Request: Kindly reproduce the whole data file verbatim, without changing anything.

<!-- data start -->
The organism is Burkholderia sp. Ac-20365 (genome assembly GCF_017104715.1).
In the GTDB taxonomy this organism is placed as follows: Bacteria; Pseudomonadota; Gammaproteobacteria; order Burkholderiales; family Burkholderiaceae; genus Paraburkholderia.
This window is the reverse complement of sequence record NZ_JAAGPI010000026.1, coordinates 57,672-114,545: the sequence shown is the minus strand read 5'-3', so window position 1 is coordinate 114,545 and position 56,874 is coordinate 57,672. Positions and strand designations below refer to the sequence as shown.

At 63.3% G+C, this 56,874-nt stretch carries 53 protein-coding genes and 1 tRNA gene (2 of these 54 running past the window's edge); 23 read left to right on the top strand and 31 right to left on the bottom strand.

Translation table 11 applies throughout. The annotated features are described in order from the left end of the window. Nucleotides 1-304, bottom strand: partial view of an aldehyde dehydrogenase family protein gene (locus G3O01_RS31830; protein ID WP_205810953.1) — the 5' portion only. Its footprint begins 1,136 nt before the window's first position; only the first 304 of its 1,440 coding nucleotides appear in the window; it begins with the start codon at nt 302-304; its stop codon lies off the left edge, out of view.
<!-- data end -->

The organism is Burkholderia sp. Ac-20365 (genome assembly GCF_017104715.1).
In the GTDB taxonomy this organism is placed as follows: Bacteria; Pseudomonadota; Gammaproteobacteria; order Burkholderiales; family Burkholderiaceae; genus Paraburkholderia.
This window is the reverse complement of sequence record NZ_JAAGPI010000026.1, coordinates 57,672-114,545: the sequence shown is the minus strand read 5'-3', so window position 1 is coordinate 114,545 and position 56,874 is coordinate 57,672. Positions and strand designations below refer to the sequence as shown.

At 63.3% G+C, this 56,874-nt stretch carries 53 protein-coding genes and 1 tRNA gene (2 of these 54 running past the window's edge); 23 read left to right on the top strand and 31 right to left on the bottom strand.

Translation table 11 applies throughout. The annotated features are described in order from the left end of the window. Nucleotides 1-304, bottom strand: partial view of an aldehyde dehydrogenase family protein gene (locus G3O01_RS31830; protein ID WP_205810953.1) — the 5' portion only. Its footprint begins 1,136 nt before the window's first position; only the first 304 of its 1,440 coding nucleotides appear in the window; it begins with the start codon at nt 302-304; its stop codon lies off the left edge, out of view.